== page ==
Sunday, 17 May 2015 22:47

ACS: Political bi-partisanship on ICT policy, STEM needed Featured

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Image courtesy of arztsamui, freedigitalphotos.net/images Image courtesy of arztsamui, freedigitalphotos.net/images

The Australian Computer Society (ACS) wants to see bi-partisan cooperation between political parties on initiatives to bring a greater focus to science, technology, engineering and mathematics (STEM) studies in the education system.

The ACS call comes in response to the Budget in Reply speech by Opposition Leader Bill Shorten, who said that a Labor Government would introduce a suit of initiatives, including coding in schools, to promote a greater focus on STEM.

Welcoming the Labor announcement, ACS CEO Andrew Johnson said the evidence globally is compelling – “the jobs of the future will require core skills in computational thinking and coding.  These are the new foundation skills for the students of today.”  

Johnson said, however, that the timetable must be moved forward if Australia is to benefit from the growth in the digital economy.

“We simply can’t wait until 2017 to implement this. The ACS urges bipartisanship from our political parties on this critical issue.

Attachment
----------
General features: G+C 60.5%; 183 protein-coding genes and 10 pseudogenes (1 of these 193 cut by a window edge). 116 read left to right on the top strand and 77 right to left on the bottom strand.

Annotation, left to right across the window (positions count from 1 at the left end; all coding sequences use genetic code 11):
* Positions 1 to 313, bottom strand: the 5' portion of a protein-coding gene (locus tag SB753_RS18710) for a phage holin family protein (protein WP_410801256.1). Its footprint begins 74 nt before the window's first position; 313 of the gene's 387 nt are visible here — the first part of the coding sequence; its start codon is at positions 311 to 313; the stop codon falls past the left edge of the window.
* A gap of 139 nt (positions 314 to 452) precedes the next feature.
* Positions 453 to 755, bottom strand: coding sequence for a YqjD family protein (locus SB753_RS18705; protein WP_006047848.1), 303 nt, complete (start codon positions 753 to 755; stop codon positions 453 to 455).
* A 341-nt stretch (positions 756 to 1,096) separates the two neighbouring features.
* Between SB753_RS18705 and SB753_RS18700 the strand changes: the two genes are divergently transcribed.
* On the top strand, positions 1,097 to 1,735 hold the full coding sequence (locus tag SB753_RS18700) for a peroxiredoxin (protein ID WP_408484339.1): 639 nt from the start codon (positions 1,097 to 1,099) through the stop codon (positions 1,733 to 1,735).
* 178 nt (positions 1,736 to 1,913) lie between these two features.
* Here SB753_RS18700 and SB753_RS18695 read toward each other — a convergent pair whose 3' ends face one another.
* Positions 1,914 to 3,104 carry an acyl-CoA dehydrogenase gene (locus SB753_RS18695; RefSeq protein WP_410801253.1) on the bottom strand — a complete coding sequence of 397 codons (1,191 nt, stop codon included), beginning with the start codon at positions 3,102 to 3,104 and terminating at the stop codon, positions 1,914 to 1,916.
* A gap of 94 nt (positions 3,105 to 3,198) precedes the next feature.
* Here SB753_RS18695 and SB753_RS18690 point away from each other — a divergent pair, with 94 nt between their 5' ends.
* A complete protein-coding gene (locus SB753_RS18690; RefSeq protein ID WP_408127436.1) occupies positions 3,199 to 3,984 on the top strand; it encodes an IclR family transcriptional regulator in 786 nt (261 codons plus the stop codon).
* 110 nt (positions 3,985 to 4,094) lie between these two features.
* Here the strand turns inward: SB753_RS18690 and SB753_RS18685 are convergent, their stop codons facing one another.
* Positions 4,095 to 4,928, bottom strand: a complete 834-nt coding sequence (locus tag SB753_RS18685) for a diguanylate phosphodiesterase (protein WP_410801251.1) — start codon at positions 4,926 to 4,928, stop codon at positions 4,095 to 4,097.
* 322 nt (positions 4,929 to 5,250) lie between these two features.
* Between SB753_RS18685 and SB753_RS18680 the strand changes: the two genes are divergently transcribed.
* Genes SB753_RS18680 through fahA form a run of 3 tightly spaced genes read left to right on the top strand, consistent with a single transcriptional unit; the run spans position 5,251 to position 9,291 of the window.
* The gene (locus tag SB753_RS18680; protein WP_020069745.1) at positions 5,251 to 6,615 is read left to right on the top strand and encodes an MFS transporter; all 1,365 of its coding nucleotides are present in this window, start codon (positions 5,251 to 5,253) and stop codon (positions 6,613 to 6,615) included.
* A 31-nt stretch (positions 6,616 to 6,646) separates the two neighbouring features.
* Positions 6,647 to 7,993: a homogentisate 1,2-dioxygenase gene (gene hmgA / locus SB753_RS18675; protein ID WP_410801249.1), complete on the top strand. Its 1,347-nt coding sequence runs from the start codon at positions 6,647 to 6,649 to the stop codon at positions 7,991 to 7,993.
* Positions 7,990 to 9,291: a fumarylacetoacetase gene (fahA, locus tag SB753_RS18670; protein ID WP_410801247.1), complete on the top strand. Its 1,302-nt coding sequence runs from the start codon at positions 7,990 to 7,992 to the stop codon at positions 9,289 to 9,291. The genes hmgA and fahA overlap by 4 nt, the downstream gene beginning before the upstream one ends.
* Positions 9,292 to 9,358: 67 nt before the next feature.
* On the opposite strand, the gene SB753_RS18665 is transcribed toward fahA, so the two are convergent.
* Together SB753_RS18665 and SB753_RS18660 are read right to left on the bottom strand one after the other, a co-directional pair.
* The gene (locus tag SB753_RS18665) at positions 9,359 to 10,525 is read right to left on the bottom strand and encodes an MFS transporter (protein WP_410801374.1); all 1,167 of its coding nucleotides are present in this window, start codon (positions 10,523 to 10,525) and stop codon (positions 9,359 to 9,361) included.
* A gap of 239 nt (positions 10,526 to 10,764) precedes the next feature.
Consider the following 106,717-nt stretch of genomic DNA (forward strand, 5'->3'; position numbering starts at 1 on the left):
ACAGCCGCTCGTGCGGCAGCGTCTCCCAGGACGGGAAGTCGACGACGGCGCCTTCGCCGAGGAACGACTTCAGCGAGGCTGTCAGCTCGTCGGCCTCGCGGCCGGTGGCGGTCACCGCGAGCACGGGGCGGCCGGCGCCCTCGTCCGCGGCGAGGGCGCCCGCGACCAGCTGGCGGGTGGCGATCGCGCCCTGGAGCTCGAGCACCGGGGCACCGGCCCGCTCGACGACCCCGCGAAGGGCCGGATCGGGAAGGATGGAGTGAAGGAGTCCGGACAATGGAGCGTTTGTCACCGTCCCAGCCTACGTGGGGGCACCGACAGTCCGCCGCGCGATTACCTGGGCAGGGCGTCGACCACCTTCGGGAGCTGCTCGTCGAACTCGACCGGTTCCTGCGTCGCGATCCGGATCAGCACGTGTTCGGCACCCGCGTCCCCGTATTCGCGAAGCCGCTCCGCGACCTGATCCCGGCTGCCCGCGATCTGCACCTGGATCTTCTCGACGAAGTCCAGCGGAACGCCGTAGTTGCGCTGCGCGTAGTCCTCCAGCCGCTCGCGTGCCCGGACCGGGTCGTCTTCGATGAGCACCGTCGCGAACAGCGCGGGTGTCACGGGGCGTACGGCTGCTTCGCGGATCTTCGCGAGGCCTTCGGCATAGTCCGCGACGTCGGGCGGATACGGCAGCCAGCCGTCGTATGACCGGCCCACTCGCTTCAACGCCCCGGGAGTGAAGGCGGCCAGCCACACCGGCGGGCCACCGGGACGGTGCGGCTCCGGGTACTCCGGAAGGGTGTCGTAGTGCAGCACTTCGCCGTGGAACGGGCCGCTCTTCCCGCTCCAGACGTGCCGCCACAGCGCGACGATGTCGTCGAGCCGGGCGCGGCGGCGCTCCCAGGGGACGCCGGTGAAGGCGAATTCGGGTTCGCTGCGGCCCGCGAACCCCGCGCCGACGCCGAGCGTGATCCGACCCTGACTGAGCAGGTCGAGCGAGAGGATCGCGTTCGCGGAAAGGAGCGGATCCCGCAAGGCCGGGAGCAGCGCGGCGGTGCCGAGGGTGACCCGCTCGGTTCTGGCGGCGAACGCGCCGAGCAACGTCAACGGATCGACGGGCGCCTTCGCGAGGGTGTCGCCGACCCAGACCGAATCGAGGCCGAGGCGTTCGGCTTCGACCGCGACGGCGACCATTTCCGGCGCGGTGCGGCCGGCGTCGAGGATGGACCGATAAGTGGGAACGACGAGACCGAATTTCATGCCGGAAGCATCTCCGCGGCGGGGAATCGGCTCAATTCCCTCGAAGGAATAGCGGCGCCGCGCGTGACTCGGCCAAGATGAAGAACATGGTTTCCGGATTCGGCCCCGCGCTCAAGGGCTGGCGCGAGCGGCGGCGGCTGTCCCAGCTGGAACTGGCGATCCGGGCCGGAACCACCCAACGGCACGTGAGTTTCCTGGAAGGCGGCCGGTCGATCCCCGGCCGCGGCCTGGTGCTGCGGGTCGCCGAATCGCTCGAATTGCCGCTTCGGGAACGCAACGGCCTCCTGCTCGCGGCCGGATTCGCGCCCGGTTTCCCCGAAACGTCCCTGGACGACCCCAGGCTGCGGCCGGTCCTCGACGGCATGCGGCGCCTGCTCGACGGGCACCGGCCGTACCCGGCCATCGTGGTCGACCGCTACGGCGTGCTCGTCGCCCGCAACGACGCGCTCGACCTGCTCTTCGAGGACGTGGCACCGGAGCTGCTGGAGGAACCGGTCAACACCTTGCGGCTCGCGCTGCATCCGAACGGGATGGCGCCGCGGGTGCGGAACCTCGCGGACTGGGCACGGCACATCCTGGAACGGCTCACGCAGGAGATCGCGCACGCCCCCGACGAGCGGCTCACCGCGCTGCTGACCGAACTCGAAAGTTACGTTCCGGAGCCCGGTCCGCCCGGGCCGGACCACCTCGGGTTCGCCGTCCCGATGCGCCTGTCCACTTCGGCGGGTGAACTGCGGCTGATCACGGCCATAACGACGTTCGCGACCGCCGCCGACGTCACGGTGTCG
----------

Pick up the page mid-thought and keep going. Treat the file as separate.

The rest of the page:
“Together with the strong support for coding and STEM skills we are now seeing from the business community, the ACS believes we now have a powerful platform and alignment of views to take these initiatives forward immediately.”

Citing the example of the UK, Johnson said the Government there had worked collaboratively with the British Computer Society and the ICT industry to help train teachers who can then go on to teach coding.

“It is already happening over there and we and the business community stand ready to work with the political parties to get this underway in Australia, so we can start building a skilled digital workforce for the future.”

In welcoming Shorten’s announcement on STEM, Johnson said:  “The ACS particularly welcomes initiatives to increase tertiary STEM study levels.

“We have long been flagging the issue around declining enrolments in the STEM disciplines, and we certainly welcome changes to encourage greater participation.

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Peter Dinham

Peter Dinham is a co-founder of iTWire and a 35-year veteran journalist and corporate communications consultant. He has worked as a journalist in all forms of media – newspapers/magazines, radio, television, press agency and now, online – including with the Canberra Times, The Examiner (Tasmania), the ABC and AAP-Reuters. As a freelance journalist he also had articles published in Australian and overseas magazines. He worked in the corporate communications/public relations sector, in-house with an airline, and as a senior executive in Australia of the world’s largest communications consultancy, Burson-Marsteller. He also ran his own communications consultancy and was a co-founder in Australia of the global photographic agency, the Image Bank (now Getty Images).

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